As a second reason for lack of jurisdiction, Johnson's counsel contends that the Superior Court, Law Division (formerly the Supreme Court), has exclusive jurisdiction to determine the validity of the issuance of stock. No statutory citation is given for this contention. It is certainly not so stated in N.J.S.A. 14:10-16, dealing with the determination of the validity of corporate elections. There is no doubt that N.J.S.A. 14: 8-17 is the governing statute as to the pre-emptive rights of stockholders arising upon the issuance of new stock. bUt that statute contains no language indicating that jurisdiction to determine said question is vested exclusively with any particular state court or even in the courts of the State of New Jersey in general. Nor has independent research on the part of this Court led to the discovery of any statutory basis for such claim.
In view of the foregoing discussion it is felt that the Bankruptcy Court does have jurisdiction to determine the matters raised in the hearing on the petition for dismissal. Since the memorandum of the Referee is not completely dispositive of this question, this proceeding will be remanded to the Referee for further findings.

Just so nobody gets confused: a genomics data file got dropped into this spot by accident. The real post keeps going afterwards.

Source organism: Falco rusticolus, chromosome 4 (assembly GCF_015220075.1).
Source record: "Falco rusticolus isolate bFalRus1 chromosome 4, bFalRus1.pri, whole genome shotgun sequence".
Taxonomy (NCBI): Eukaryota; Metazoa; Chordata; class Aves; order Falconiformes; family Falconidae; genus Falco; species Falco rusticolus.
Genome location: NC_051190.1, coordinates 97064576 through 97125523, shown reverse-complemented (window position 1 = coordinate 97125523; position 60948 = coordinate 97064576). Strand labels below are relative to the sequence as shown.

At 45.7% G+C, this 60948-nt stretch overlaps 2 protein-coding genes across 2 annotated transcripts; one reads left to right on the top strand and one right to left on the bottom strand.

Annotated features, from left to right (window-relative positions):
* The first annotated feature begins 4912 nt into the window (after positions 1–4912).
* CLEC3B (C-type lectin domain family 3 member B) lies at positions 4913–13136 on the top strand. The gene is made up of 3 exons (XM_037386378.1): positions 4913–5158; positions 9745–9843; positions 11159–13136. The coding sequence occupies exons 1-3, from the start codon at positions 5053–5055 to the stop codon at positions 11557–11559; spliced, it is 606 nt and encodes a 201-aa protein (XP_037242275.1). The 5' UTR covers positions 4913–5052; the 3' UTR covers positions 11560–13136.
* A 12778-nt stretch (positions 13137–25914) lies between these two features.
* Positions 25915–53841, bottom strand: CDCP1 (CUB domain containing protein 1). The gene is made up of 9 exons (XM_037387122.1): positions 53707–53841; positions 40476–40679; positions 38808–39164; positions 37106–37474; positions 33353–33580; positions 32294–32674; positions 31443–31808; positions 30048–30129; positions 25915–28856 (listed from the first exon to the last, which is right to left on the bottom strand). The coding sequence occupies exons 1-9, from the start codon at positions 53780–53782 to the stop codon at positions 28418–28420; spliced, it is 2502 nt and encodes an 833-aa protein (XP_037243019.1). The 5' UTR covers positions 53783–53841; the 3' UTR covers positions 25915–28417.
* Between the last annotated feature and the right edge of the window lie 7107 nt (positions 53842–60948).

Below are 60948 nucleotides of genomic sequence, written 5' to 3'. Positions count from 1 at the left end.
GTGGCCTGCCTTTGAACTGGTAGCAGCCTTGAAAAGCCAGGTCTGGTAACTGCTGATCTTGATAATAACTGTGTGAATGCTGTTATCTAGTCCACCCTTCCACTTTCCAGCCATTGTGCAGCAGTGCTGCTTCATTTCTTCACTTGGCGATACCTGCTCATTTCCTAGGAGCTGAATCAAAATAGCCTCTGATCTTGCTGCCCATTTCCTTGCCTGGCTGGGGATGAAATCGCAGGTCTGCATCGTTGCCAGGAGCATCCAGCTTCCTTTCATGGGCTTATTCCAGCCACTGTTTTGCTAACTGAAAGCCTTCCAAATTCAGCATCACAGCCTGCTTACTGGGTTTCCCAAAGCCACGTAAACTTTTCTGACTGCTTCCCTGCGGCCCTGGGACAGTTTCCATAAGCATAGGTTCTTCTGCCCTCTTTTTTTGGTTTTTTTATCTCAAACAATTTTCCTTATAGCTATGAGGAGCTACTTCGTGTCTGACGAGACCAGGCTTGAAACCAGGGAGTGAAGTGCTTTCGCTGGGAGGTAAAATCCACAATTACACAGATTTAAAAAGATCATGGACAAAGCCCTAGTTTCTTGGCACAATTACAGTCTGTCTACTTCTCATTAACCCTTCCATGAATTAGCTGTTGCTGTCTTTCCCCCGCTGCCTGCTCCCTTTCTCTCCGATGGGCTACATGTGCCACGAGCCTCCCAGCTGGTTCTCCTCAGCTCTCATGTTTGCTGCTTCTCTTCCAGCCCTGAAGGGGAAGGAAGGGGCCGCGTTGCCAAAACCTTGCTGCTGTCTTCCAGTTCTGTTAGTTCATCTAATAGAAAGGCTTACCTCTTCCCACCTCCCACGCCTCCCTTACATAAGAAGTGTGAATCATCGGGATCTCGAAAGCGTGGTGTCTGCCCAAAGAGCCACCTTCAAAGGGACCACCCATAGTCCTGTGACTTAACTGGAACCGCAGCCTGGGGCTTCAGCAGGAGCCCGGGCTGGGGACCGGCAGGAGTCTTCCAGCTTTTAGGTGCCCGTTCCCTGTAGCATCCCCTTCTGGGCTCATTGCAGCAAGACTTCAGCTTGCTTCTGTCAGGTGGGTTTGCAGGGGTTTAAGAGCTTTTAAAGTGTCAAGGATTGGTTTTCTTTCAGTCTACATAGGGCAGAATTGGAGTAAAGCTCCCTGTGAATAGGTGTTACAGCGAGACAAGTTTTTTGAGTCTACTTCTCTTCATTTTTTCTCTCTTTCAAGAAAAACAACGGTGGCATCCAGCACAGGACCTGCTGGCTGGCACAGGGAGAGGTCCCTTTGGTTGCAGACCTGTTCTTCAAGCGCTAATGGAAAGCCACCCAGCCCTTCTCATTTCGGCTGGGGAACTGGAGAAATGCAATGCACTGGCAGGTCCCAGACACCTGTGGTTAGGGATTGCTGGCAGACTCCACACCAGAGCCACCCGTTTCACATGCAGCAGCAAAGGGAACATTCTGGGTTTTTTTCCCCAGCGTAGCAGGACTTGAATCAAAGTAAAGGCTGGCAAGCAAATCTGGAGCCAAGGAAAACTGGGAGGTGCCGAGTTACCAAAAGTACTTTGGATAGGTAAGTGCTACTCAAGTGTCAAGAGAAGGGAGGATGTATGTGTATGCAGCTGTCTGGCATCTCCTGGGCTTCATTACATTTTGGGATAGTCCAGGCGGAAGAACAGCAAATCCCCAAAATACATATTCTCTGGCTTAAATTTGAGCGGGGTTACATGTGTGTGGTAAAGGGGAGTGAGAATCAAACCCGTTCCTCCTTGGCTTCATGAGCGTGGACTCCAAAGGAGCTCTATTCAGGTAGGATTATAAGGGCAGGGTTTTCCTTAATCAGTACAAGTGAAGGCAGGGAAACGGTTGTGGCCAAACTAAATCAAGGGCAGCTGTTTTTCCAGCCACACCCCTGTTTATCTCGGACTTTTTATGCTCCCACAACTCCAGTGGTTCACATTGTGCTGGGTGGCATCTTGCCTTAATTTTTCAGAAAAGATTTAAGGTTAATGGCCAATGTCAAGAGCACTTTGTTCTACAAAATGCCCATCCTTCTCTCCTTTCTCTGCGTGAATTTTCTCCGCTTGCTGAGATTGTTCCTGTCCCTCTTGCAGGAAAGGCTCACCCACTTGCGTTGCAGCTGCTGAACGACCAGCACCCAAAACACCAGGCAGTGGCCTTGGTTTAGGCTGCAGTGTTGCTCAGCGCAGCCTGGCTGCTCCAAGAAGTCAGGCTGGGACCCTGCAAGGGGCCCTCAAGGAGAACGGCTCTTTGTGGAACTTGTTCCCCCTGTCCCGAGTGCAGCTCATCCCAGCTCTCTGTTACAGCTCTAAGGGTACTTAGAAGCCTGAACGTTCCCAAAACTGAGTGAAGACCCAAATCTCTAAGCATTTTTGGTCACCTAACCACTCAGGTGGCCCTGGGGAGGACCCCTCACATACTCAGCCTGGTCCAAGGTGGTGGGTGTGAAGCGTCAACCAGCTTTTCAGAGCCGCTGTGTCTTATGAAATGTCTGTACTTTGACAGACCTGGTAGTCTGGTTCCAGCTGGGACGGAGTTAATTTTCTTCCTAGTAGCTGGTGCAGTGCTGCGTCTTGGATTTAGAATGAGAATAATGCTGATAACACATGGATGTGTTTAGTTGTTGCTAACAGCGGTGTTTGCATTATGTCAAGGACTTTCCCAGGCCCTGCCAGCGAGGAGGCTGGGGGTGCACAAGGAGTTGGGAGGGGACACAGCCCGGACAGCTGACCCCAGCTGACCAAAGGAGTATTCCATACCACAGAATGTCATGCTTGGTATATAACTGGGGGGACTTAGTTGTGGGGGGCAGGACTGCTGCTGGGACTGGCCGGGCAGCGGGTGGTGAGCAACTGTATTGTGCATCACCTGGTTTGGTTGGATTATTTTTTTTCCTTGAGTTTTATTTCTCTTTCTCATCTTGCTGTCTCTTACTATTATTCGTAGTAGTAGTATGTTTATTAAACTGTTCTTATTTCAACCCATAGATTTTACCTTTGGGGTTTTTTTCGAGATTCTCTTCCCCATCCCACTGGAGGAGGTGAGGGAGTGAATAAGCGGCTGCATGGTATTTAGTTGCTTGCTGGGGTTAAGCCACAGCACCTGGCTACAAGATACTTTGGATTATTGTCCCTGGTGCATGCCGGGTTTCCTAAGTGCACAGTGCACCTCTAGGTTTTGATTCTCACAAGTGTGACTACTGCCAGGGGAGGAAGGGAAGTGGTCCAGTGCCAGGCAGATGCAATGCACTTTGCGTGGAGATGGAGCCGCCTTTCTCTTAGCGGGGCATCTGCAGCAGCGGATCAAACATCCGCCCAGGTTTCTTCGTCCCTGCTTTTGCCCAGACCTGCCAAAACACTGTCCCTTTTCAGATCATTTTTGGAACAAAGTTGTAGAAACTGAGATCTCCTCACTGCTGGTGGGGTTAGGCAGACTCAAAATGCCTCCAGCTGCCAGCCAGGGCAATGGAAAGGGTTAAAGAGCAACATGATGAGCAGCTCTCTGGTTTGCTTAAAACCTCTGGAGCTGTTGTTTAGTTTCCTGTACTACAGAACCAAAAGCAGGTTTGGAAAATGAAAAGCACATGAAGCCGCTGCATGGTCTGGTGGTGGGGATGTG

Counsel for the Johnson faction further urge that since the only issue involves the issuance of stock, the Court cannot continue jurisdiction of the matter since the statute will not permit an arrangement involving the rights of stockholders. This Court is of the opinion that this contention is without merit.
It is correct that Chapter Eleven will not permit an arrangement plan involving the rights of stockholders. See In re May Oil Burner Corporation, D.C.D.Md. 1941, 38 F.Supp. 516.
However, in the instant proceedings, it is not the proposed plan which will affect the rights of the stockholders. It is the determination of the questions relative to the validity of the petition which will affect the rights of the stockholders.
The Referee's application of several New Jersey statutes is also alleged to have been erroneous. The alleged errors, if such they were, arose in the course of the Referee's discussion of the rights of the respective factions. Since this Court is of the opinion that this ...